The massive 24-song set list included “Power, ” “Jesus Walks,” “Can’t Tell Me Nothing,” “Monster,” “Flashing Lights,” “Good Life,” “Love Lockdown,” “Heartless,” “Gold Digger,” “Runaway,” and “Lost in the World.” The set was beautifully produced, though his hungry, street-smart rap took on a dark side. The crowd was in complete awe.
Rihanna and Katy Perry didn’t show up, though Justin Vernon of Bon Iver contributed some wonderful vocals. And there were plenty of fireworks to go around, including, well, fireworks. Pretty much everything about the show was amazing, from Kanye West being lowered on to the stage from a crane to the creepy angelic backdrop and the tan-clad dancers to the passionate, sublime look on West’s face as he performed.
West always brags about his grandiose concepts and hypes up a lot of his art. Luckily for him, the hype always lives up to the end result. And his stunningly theatrical performance at Coachella is sure to quiet many of his naysayers.
A little druggy, psychedelic 70s rock during a Coachella dusk seemed like the perfect way to chill out after running back and forth from tent to tent. Aussie Cream-esque fuzz trio, Tame Impala, brought that and a lot more.
One reason we were curious to catch these guys is what we like to call the “hipster hype.” Loosely defined, “hipster hype” is the obsessive adoration a brand new band gets until they’re totally forgotten about six months later.
Tame Impala lived up to the hype, though they’re also so sonically classic and timeless that they would’ve fit right in at Woodstock. The band seemed really nervous for the first half of the set. Only when they started to connect with the audience and loosen up did their performance became exceptional.
Are these past-inspired musicians the wave of the future? A lot of indie bands are going down the tripped-out sonic path to buzzy, reverb land. And Tame Impala could be the ones to lead this musical movement. They’re definitely a band to watch out for.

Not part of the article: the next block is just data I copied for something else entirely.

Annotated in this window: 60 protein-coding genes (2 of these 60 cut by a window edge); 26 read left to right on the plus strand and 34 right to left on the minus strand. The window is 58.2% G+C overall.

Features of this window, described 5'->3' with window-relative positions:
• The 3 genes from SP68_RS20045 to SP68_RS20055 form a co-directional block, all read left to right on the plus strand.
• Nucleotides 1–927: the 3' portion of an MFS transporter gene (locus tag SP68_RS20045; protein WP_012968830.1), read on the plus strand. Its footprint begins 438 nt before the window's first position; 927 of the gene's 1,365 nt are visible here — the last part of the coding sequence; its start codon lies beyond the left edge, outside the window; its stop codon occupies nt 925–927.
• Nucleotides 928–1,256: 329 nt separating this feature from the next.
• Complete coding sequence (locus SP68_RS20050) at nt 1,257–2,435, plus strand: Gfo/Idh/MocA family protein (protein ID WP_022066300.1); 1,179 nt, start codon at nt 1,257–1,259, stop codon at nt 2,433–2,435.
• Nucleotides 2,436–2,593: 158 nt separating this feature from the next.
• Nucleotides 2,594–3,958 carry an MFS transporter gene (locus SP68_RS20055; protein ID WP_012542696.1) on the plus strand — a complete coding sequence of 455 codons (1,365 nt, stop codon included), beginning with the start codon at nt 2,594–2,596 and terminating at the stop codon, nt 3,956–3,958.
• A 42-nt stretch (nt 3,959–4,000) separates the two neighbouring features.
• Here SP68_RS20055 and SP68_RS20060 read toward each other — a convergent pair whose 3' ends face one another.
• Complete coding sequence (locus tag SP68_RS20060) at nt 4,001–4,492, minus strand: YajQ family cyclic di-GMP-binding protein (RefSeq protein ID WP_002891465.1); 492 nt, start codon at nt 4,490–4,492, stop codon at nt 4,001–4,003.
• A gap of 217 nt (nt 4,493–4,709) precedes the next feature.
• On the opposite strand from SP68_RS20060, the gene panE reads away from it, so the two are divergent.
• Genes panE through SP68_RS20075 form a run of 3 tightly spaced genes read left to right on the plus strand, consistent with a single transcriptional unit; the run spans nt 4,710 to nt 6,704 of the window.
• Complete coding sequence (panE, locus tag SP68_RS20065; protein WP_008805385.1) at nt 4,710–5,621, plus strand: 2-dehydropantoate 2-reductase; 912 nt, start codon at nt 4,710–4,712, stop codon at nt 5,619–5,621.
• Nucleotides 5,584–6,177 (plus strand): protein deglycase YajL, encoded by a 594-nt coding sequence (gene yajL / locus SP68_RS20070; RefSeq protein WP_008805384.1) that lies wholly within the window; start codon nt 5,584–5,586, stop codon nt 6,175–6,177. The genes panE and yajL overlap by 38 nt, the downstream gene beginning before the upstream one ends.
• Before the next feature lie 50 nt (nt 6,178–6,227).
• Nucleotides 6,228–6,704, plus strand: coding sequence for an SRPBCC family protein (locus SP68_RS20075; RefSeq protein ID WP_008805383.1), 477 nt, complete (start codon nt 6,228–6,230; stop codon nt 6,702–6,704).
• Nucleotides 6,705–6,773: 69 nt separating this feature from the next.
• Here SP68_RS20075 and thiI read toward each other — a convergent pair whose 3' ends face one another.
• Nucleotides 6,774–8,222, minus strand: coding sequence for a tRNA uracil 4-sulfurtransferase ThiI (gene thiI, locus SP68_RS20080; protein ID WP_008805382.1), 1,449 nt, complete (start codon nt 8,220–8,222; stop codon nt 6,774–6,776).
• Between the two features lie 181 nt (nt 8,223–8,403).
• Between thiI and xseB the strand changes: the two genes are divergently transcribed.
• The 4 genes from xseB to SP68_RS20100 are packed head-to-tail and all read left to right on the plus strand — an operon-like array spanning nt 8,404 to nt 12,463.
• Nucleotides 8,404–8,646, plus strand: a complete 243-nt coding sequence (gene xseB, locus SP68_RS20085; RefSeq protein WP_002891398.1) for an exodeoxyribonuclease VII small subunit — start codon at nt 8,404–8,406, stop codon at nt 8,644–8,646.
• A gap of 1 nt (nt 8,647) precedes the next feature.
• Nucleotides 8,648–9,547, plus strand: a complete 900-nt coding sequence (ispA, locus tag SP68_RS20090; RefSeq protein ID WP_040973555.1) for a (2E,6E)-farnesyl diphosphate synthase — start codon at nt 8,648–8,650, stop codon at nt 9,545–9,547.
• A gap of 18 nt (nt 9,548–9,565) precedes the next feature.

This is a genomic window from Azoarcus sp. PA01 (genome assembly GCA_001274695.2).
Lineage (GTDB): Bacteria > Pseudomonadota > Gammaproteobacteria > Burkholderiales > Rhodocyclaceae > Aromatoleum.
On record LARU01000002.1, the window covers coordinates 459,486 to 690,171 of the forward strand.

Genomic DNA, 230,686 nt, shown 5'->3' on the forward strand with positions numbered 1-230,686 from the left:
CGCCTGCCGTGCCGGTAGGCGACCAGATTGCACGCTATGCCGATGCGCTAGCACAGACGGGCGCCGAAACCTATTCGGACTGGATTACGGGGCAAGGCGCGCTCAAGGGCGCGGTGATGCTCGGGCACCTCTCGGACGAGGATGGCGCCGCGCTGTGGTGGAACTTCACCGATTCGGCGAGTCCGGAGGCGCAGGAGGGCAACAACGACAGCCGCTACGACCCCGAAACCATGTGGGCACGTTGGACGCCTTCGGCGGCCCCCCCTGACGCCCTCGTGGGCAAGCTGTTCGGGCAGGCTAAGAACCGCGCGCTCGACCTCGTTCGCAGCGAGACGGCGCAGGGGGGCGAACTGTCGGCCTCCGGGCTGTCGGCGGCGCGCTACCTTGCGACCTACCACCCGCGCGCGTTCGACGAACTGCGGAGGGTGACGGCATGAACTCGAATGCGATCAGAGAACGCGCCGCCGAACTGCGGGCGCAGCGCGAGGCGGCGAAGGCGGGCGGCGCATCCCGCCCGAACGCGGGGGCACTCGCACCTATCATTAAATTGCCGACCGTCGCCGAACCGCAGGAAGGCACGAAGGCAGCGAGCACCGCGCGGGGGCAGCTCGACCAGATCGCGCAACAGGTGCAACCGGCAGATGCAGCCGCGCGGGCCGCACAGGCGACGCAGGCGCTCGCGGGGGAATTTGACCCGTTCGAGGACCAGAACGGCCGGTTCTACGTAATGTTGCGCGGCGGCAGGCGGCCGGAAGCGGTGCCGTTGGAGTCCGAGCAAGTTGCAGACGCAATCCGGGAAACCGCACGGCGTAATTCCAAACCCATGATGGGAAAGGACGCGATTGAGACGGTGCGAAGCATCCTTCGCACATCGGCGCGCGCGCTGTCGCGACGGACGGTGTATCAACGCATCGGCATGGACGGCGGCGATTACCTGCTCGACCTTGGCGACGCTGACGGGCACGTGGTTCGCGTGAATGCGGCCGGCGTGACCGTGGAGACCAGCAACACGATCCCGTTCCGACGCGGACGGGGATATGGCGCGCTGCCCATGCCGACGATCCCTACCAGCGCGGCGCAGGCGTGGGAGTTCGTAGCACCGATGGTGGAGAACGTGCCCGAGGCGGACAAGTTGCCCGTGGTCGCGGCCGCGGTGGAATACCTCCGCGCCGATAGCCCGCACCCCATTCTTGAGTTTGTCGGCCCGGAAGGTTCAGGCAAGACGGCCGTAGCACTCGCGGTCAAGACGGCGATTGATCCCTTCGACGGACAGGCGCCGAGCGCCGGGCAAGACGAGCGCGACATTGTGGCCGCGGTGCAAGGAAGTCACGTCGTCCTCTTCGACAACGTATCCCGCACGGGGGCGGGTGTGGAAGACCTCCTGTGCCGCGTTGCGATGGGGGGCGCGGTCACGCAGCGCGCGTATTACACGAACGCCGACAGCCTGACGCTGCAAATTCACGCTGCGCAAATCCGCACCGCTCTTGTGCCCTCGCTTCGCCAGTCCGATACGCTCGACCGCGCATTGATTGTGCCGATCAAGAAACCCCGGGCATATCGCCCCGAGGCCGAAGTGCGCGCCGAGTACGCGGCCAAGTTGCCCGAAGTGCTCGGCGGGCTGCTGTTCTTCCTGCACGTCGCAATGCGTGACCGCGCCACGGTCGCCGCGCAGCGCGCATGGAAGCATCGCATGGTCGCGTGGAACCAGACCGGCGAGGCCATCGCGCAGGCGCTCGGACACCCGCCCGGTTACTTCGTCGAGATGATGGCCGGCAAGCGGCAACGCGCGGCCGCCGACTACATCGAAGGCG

Mumford & Sons
All the action didn’t take place on the main stages. Marcus Mumford and his band Mumford & Sons stopped by the KROQ Coachella House while the sun exploded all over the Coachella Valley. Despite their obviously pale complexions and the sweltering triple digit heat, they performed a few songs and sat down for an interview.
Mumford & Sons are an English folk rock act with a literary bent. They’re noted for their energetic live performances. KROQ’s Stryker noted that the band has been playing ”The Cave” non-stop since they exploded onto the music scene. Watching them perform it is magical because each time seems like their first. They just play it with “So much intensity and enthusiasm.”
The band doesn’t tire of playing the same songs over and over. As Marcus explained, “I don’t think we would play them every day if we didn’t [like them].” The conversation moved on to fashion, as they discussed Winston’s now-famous yellow trucker hat and converting jeans to shorts to deal with the blistering heat.